Once he’d returned to Paris (on the Trans Siberian Express, no less) real life kicked in. He soon took his first teaching job in Vietnam, travelling there in the midst of the war. France still had national service and Jean-Christian saw the chance to avoid going into the army by teaching there. He was posted to the French high school in Saigon, where he taught a mixture of French ex-pats and middle-class Vietnamese children.
The best part of his year there was the teaching itself. “I really loved it, especially with the cute Vietnamese classes,” he says. He remembers once asking them to write an essay on whether they prefer chopsticks or a knife and fork. “The answer was all about the nice feeling of the chopsticks in hand. The way you could choose the food and delicately pick it up and pride of their culture – all written in almost perfect French.”
It was 1975. For weeks everybody knew the North Vietnamese (Bodoi) Army were advancing on Saigon. Jean-Christian listened for the rockets at night. “I learnt that the rocket you hear is not for you. You only hear the ones that go above you. The problem is you wait for the next one, the one you will not hear coming.”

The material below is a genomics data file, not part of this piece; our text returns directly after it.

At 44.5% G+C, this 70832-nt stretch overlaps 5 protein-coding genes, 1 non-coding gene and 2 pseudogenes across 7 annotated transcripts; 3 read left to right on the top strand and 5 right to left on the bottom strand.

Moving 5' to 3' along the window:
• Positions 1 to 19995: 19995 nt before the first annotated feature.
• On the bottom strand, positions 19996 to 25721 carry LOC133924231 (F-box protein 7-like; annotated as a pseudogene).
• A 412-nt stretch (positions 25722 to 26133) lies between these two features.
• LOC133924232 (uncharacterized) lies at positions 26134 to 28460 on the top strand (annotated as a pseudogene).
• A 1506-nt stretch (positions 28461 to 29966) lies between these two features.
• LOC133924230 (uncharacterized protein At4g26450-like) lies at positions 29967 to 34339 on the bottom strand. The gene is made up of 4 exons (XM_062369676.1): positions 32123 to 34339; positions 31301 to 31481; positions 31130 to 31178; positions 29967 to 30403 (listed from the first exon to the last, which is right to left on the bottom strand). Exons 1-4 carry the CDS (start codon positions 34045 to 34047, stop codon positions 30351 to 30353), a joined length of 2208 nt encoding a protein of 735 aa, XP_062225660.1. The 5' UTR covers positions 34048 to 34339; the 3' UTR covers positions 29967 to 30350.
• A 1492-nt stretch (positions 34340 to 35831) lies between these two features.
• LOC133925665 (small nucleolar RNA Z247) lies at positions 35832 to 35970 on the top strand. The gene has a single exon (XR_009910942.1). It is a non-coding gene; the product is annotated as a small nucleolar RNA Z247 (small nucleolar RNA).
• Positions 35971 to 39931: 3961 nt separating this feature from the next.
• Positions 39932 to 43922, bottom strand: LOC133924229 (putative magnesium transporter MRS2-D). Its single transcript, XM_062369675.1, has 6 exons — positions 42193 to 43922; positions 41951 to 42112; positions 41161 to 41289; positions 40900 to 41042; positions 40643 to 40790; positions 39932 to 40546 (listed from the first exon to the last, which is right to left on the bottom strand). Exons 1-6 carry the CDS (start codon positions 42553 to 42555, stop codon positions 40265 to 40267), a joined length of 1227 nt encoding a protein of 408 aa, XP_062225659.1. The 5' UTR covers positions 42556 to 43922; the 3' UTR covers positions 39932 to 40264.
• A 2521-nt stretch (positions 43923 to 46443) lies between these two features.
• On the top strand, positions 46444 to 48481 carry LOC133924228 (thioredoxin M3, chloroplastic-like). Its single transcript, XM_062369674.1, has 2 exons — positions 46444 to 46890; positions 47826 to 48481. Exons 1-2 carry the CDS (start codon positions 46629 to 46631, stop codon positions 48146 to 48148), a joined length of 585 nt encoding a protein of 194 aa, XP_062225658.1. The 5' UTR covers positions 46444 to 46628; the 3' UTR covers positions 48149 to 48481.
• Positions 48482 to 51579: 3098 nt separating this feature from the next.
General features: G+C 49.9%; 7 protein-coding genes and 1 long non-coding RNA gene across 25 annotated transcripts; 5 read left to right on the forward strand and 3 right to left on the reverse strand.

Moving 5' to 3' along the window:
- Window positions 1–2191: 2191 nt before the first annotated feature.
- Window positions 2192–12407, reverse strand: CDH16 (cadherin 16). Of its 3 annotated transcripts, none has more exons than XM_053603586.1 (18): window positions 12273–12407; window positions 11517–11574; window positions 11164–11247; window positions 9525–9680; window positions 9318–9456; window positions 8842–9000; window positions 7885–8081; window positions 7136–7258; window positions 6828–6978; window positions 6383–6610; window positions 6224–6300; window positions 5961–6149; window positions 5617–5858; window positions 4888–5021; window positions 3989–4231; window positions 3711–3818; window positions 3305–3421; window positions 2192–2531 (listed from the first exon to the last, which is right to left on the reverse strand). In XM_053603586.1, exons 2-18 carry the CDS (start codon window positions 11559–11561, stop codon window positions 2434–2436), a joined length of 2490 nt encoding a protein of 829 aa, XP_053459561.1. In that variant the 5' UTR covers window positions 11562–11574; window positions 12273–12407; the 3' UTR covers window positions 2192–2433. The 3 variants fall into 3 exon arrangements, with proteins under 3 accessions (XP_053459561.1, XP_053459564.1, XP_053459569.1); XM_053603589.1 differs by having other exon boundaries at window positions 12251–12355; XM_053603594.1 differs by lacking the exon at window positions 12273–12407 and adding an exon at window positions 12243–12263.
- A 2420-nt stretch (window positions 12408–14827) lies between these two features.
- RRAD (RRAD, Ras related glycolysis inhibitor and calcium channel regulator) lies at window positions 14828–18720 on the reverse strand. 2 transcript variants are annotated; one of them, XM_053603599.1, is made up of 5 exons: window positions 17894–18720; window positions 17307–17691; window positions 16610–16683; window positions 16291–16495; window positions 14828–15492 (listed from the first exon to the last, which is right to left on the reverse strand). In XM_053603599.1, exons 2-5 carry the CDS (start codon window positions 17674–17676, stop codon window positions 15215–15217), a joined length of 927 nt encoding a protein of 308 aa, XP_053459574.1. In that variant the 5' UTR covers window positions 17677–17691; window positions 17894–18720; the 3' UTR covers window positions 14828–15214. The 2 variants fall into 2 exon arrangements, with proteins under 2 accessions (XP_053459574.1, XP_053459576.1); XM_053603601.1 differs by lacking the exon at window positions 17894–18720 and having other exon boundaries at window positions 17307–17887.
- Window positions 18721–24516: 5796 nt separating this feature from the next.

As the South Vietnamese regime disintegrated, his life got very strange. “Life was getting more and more surrealist,” he says. As the piastra (the local currency) lost 99 per cent of its value, Jean-Christian suddenly became rich thanks to the US dollars in cash he kept under his pillow. He bought hundreds of LPs by the boxes and his first Japanese Nikon cameras with several lenses. “In the evenings we would discuss the rumours and wait and wait and wait, drinking excellent French wines bought on the street for almost nothing,” he says.